Finally there is starting to be a backlash to dollar stores which have pretty much usurped the vacated landscape of retail stores in commercial areas. For a while planners used to say that if there was a dollar store on a block, you knew that the area’s commercial square footage was cheap, as it was seen as one of the most marginal businesses around.

But Dollar Stores have become the new normal, providing items often at a fraction of the cost of other retail stores. In the United States the two largest dollar store operators have 30,000 locations, a 33 percent increase in a decade. Now they are coming under scrutiny for squeezing out local retail and reinforcing food deserts and accessibility to healthy and fresh food for locals.

As dollar stores sweep across America, they are facing growing scrutiny from opponents who argue that discount chains stifle local competition and limit poor communities’ access to healthy food.

Critics say that the dollar stores cluster in lower income neighbourhoods and squeeze out competition, making it challenging for local grocery stores. While dollar stores have junk food and colas, they don’t have milk and fresh vegetables and fruit.

Dollar stores always do well during economic recessions, and continue to thrive in areas where people do not have rising incomes.

Here’s the dollar store’s strategy as reported by CNN’s Nathaniel Meyersohn: “While the economy is doing very well, our core customer continues to struggle,” Dollar General chief executive Todd Vasos told analysts last year. The company’s core customers earn around $40,000 a year or below, $20,000 below the median income.
Dollar General caters mainly to low-and-middle-income customers in rural and suburban areas. Dollar Tree targets suburban, middle-income shoppers, while Family Dollar focuses on lower-income urban and rural customers.
Dollar General looks to build stores in rural areas where a big box retailer or grocery store is not within 15 or 20 miles. Around 75% of Dollar General stores are in towns with 20,000 or fewer people, and the chain has its biggest footprint in southern states. (Dollar General has more stores in Texas alone than Costco and Whole Foods do combined.)

Dollar stores can open quickly and use one quarter of the space of the traditional grocery store. They also function with minimal staffing as compared to a grocery store.

Viewed as a plus in rural areas with no access to other stores, Dollar General and Dollar tree plan to open another 24,000 locations. But there is now a  push against these retailers, with Birmingham Alabama not allowing new dollar stores to open within a mile of other dollar store locations. This is to attract and encourage grocery stores in the denser parts of the city which have food deserts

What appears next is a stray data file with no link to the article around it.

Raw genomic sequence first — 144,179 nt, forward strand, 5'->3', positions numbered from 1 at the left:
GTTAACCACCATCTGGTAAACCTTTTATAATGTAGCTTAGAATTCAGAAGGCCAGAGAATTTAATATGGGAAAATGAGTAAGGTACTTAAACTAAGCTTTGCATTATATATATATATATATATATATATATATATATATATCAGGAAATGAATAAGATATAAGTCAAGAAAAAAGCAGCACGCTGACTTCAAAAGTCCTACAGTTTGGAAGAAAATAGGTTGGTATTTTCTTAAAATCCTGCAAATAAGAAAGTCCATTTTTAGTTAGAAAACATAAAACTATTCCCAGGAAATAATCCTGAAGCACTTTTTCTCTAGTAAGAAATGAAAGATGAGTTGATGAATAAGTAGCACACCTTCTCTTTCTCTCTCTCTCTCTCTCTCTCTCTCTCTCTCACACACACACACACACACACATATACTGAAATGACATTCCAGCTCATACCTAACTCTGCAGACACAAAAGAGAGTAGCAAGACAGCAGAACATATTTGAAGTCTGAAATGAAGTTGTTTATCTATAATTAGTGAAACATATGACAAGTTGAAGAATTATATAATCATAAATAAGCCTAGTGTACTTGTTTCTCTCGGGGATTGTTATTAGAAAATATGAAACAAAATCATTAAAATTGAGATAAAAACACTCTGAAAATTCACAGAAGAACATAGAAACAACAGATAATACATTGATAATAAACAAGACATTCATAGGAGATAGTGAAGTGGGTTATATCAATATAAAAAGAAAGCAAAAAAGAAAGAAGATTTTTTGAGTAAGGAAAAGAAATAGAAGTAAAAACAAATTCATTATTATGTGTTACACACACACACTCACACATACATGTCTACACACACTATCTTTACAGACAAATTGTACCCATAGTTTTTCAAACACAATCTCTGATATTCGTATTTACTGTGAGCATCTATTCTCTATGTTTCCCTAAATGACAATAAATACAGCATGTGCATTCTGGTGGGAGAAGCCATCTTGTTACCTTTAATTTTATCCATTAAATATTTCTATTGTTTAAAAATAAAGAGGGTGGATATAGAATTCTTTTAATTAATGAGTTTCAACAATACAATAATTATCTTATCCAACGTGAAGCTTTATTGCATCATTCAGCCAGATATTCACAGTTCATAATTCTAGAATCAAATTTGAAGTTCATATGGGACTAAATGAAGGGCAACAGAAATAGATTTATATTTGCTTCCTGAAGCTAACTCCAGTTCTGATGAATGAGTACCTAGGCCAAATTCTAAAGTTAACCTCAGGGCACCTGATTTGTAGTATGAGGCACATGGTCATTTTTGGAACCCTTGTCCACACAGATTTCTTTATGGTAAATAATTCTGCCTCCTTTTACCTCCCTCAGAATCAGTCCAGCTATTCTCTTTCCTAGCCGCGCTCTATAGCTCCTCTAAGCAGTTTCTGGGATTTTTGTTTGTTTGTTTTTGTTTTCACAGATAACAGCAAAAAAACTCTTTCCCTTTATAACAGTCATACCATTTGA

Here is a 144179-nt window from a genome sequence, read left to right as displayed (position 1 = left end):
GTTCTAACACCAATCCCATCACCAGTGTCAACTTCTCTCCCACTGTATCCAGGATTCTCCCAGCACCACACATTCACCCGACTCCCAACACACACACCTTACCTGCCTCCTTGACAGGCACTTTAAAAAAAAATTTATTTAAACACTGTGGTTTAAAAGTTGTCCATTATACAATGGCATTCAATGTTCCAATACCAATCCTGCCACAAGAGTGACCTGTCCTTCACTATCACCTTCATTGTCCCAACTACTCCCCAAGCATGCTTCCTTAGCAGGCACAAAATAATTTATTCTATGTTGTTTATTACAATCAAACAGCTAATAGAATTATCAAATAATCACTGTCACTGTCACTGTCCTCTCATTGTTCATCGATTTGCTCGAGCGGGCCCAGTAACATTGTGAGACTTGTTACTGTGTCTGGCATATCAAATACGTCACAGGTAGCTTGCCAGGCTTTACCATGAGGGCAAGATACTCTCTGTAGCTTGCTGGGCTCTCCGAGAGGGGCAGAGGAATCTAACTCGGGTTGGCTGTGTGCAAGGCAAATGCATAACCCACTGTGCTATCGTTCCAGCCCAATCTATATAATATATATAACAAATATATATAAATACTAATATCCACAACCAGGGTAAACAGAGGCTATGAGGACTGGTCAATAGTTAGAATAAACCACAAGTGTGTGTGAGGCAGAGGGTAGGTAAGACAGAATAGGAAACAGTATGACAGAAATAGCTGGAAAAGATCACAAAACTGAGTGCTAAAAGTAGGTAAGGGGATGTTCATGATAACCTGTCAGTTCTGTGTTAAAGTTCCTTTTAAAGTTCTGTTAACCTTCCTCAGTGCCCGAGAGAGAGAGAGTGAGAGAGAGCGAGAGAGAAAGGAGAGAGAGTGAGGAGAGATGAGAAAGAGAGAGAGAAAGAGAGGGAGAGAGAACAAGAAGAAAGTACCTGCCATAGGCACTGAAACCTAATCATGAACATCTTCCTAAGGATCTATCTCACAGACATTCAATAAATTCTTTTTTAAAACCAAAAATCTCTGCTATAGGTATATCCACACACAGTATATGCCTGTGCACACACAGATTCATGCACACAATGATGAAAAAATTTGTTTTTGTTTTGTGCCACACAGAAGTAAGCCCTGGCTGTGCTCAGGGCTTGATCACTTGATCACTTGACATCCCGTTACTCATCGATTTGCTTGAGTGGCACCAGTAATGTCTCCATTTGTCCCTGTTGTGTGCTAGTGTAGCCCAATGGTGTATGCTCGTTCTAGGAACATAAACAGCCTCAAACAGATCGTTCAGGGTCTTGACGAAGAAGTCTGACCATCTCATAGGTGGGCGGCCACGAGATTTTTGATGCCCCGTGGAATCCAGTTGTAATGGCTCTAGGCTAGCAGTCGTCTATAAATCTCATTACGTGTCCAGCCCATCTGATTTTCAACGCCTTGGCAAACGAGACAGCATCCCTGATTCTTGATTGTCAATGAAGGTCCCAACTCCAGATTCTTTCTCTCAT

The cities of New Orleans, Cleveland and Fort Worth Texas are also examining restricting dollar stores in their boundaries.

With family owned grocery stores making minimal profit, dollar stores can offer lower prices. The household products and daily essentials sold at dollar stores are the high margin items that are needed to make local grocery businesses survive. That is why limiting their location to allow for grocery stores that can provide a range of nutritious food as well as other products is increasingly seen as vital in the residential lower income areas  of American cities.

Here’s a YouTube video produced in 2018 that outlines the issues with the locations of Dollar Stores.






  1. The video is very good in hitting the right issues and framing them as a collective vs individual benefit argument.

    I think that it’s a blend of the Wal-Mart coming to town and undercutting issue and the department store as dinosaur question.

    Is the full service grocery store the dinosaur that full service department stores are?

    Especially in small towns that can’t support an alternative full service category killer like Wal-Mart?

    If Dollar General is the ‘go to’ place for boxed, canned and packaged grocery items (middle of the store items), that may create local opportunities for more specialized produce/farmer markets, bakeries and butcher stores.

    Ultimately, customers are out to maximize their purchasing power (and having more food is better than less higher priced food), but are also responsible for balancing their diets (looking elsewhere for fresh meat and produce). Small town USA residents may not be the most health conscious, however.

    I don’t know if trying to prop up a potentially dying/unviable retail model (full service grocery) in small town areas is the best response (i.e. in areas where Wal-Marts move in, existing retailers can change their offerings to specialize and differentiate themselves from the category killer). The other thing to remember is that the full service grocery store itself is a model that replaced individual butchers, bakeries, produce stands and dry goods stores.

  2. Not all dollar stores are the same as Dollar General. There’s a California-based chain, with 350 stores, called 99c Only Stores. They sell fresh produce as well as the usual dollar store merchandise. (Mangoes are on sale at 99c this week). In some parts of California they took over abandoned ‘Fresh & Easy’ locations, a failed attempt by UK grocer Tesco to enter the US market. (That was an expensive mistake, reported to have cost Tesco nearly two billion dollars). We all have an interest in the success of 99c Only; in 2012 the company went private with 2012 by partnering with Ares Management and the Canadian Pension Plan Investment Board.

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